Antares Rocket to be Launched for the First Time
By Erik Derr
The first test flight of the privately-built Antares rocket has been scheduled for 5 p.m. Eastern Time, after winds forced the cancellation of the launch Saturday.
Strong winds of up to 140 mph streamed over the rocket’s Virginia launch pad Saturday, after the passage of an overnight cold front — heightening concerns debris from the 131-foot-tall rocket could endanger nearby communities in the case of explosion, according to a report by Spaceflight Now.
“It’s a matter of having winds that could potentially blow debris from a destructive event over populated areas,” Frank Culbertson, Antares mission director and Orbital Sciences executive vice president, was quoted saying by Spaceflight Now. “We had the rare case of wind coming from the southwest at high velocity.”
Said Culvertson: “We’re going to target 5 p.m…same time, same place, same team.”
After initially delaying the scheduled launch on Saturday for more than an hour, managers decided to call off the launch altogether when weather balloons showed upper level winds weren’t letting up. The flight was scrubbed before liquid propellant was loaded into the Antares rocket’s first stage.
If Orbital Sciences had cancelled fueling already started, technical constraints might well have forced the rescheduled test to Monday, since the launch pad has a limited supply of super-cold liquid oxygen.
“We didn’t want to fuel up the rocket and waste a chance to go” on Sunday, said Orbital Sciences spokesman Barry Beneski.
Forecasters predict better surface weather conditions today, calling for a 75 percent chance of acceptable weather — though ground winds remain a concern.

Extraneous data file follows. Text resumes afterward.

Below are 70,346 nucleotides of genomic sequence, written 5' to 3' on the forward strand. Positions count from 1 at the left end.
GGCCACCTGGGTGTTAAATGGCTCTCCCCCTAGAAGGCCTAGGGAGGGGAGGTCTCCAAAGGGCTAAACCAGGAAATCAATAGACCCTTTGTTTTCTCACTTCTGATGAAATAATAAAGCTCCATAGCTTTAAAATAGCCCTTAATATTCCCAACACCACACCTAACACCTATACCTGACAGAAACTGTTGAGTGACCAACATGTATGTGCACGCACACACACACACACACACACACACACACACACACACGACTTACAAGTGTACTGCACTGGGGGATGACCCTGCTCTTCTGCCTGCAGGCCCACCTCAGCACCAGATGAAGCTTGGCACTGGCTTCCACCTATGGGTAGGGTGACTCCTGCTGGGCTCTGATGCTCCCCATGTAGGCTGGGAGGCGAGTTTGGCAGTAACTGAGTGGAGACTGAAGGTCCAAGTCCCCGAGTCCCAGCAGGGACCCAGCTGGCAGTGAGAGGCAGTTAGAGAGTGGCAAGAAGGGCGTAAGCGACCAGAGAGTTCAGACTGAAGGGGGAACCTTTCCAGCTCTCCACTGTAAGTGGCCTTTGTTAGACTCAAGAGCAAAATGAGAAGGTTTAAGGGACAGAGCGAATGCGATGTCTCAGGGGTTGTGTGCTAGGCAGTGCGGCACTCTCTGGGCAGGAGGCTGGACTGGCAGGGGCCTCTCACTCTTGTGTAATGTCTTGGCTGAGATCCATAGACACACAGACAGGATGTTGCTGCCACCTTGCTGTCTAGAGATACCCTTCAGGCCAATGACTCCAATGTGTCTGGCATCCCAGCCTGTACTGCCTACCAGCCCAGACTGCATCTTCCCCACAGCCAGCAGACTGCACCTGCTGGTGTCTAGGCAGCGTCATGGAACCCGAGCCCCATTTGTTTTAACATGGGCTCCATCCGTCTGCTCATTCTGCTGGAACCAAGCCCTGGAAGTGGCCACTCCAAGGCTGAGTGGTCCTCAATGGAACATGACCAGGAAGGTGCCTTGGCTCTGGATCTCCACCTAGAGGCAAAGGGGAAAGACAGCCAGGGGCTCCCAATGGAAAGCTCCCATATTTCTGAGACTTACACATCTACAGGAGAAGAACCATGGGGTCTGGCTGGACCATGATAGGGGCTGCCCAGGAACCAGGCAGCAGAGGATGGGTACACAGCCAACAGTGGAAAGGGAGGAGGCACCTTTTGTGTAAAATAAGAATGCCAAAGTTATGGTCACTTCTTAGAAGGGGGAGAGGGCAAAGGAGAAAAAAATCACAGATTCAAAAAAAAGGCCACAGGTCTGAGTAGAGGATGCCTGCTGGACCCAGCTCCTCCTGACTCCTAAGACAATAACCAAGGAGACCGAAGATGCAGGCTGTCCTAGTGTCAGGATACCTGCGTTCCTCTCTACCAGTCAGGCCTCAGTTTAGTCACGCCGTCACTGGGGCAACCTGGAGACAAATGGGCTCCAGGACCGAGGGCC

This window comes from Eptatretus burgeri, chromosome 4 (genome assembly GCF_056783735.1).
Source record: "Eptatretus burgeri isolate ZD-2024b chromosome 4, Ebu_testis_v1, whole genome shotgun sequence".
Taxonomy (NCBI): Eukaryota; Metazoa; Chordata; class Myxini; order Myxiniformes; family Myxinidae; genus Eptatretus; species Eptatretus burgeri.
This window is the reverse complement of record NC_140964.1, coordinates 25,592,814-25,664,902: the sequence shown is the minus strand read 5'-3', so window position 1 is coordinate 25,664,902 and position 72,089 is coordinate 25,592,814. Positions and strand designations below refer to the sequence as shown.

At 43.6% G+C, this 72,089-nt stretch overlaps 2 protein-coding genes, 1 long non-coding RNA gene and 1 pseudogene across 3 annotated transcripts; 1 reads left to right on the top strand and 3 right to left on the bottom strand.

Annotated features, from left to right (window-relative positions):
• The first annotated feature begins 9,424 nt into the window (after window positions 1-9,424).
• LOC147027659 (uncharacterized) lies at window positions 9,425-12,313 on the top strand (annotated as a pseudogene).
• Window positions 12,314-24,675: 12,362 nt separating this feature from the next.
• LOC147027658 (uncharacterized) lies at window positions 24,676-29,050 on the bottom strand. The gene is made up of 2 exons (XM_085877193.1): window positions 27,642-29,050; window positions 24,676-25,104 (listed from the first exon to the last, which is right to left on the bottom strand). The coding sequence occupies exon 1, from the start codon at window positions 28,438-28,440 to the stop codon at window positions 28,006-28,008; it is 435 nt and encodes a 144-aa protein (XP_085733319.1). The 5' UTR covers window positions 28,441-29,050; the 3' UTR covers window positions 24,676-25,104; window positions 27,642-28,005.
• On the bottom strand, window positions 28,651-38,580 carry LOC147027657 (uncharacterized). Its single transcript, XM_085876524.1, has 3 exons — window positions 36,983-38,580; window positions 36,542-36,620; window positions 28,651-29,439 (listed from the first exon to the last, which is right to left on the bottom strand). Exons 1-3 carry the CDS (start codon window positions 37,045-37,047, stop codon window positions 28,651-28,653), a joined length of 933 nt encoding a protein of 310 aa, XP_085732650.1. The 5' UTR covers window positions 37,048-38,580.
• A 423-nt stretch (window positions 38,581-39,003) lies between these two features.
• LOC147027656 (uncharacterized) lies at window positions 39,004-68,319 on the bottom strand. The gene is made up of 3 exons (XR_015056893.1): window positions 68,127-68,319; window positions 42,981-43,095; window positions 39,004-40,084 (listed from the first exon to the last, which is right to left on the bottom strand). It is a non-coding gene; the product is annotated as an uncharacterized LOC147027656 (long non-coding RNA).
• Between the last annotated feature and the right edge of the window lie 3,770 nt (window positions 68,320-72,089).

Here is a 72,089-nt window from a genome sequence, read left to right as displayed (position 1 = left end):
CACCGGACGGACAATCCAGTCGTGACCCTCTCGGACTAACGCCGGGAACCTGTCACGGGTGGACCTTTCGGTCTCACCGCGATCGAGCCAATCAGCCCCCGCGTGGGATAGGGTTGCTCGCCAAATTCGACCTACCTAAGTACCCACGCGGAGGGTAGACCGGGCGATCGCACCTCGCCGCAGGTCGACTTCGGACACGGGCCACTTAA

When it finally does take off, the Antares rocket will reach orbit on a test mission through a public-private partnership with NASA, which is paying Orbital Sciences $288 million to help fund development of a commercial cargo resupply system for the International Space Station.
The National Aeronautics and Space Administration had a similar agreement with California-based SpaceX, which completed its test program last year and has now accomplished two operational cargo flights to the space station.
The first Antares launch attempt Wednesday was called off 12 minutes before liftoff, when a data connection between the rocket and the launch pad was disconnected.
Commercial cargo missions are replacing some of the capacity lost when the space shuttle fleet was retired in 2011.
Live Online Streaming:
NASA’s live feed of the Antares launch starts at 4:30 p.m. ET: http://www.ustream.tv/
For more information: latinospost.com/antares-rocket-launch-live-stream-test-flight-new-privately-built
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